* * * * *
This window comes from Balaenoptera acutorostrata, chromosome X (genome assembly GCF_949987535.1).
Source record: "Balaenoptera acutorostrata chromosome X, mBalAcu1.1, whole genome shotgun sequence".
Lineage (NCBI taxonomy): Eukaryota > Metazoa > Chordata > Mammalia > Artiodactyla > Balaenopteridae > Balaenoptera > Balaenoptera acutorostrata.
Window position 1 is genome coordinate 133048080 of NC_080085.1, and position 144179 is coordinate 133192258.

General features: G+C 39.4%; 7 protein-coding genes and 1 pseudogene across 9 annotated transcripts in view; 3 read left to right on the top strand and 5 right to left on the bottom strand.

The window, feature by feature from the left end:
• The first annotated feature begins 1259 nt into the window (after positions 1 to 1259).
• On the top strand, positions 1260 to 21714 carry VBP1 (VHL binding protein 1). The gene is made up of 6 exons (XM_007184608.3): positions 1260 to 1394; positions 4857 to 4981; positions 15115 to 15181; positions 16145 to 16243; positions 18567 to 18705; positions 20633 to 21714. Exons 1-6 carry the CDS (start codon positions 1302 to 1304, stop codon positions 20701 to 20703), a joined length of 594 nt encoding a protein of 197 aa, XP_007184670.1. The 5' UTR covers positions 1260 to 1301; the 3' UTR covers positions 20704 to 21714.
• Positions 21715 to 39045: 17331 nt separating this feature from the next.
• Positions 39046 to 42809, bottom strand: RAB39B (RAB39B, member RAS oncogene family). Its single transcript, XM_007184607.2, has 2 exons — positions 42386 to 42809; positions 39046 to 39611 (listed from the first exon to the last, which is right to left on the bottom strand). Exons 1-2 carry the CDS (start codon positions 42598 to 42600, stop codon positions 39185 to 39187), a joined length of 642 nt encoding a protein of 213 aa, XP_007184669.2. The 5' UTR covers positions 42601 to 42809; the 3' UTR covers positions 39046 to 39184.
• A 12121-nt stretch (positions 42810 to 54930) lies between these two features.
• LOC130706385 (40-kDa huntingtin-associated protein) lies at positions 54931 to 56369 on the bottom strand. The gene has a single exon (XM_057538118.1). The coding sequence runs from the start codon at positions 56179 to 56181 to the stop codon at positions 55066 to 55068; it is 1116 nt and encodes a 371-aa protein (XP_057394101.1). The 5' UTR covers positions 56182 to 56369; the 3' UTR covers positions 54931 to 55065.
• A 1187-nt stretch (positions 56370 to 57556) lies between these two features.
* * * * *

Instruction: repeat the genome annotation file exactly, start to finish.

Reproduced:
This window comes from Balaenoptera acutorostrata, chromosome X (genome assembly GCF_949987535.1).
Source record: "Balaenoptera acutorostrata chromosome X, mBalAcu1.1, whole genome shotgun sequence".
Lineage (NCBI taxonomy): Eukaryota > Metazoa > Chordata > Mammalia > Artiodactyla > Balaenopteridae > Balaenoptera > Balaenoptera acutorostrata.
Window position 1 is genome coordinate 133048080 of NC_080085.1, and position 144179 is coordinate 133192258.

General features: G+C 39.4%; 7 protein-coding genes and 1 pseudogene across 9 annotated transcripts in view; 3 read left to right on the top strand and 5 right to left on the bottom strand.

The window, feature by feature from the left end:
• The first annotated feature begins 1259 nt into the window (after positions 1 to 1259).
• On the top strand, positions 1260 to 21714 carry VBP1 (VHL binding protein 1). The gene is made up of 6 exons (XM_007184608.3): positions 1260 to 1394; positions 4857 to 4981; positions 15115 to 15181; positions 16145 to 16243; positions 18567 to 18705; positions 20633 to 21714. Exons 1-6 carry the CDS (start codon positions 1302 to 1304, stop codon positions 20701 to 20703), a joined length of 594 nt encoding a protein of 197 aa, XP_007184670.1. The 5' UTR covers positions 1260 to 1301; the 3' UTR covers positions 20704 to 21714.
• Positions 21715 to 39045: 17331 nt separating this feature from the next.
• Positions 39046 to 42809, bottom strand: RAB39B (RAB39B, member RAS oncogene family). Its single transcript, XM_007184607.2, has 2 exons — positions 42386 to 42809; positions 39046 to 39611 (listed from the first exon to the last, which is right to left on the bottom strand). Exons 1-2 carry the CDS (start codon positions 42598 to 42600, stop codon positions 39185 to 39187), a joined length of 642 nt encoding a protein of 213 aa, XP_007184669.2. The 5' UTR covers positions 42601 to 42809; the 3' UTR covers positions 39046 to 39184.
• A 12121-nt stretch (positions 42810 to 54930) lies between these two features.
• LOC130706385 (40-kDa huntingtin-associated protein) lies at positions 54931 to 56369 on the bottom strand. The gene has a single exon (XM_057538118.1). The coding sequence runs from the start codon at positions 56179 to 56181 to the stop codon at positions 55066 to 55068; it is 1116 nt and encodes a 371-aa protein (XP_057394101.1). The 5' UTR covers positions 56182 to 56369; the 3' UTR covers positions 54931 to 55065.
• A 1187-nt stretch (positions 56370 to 57556) lies between these two features.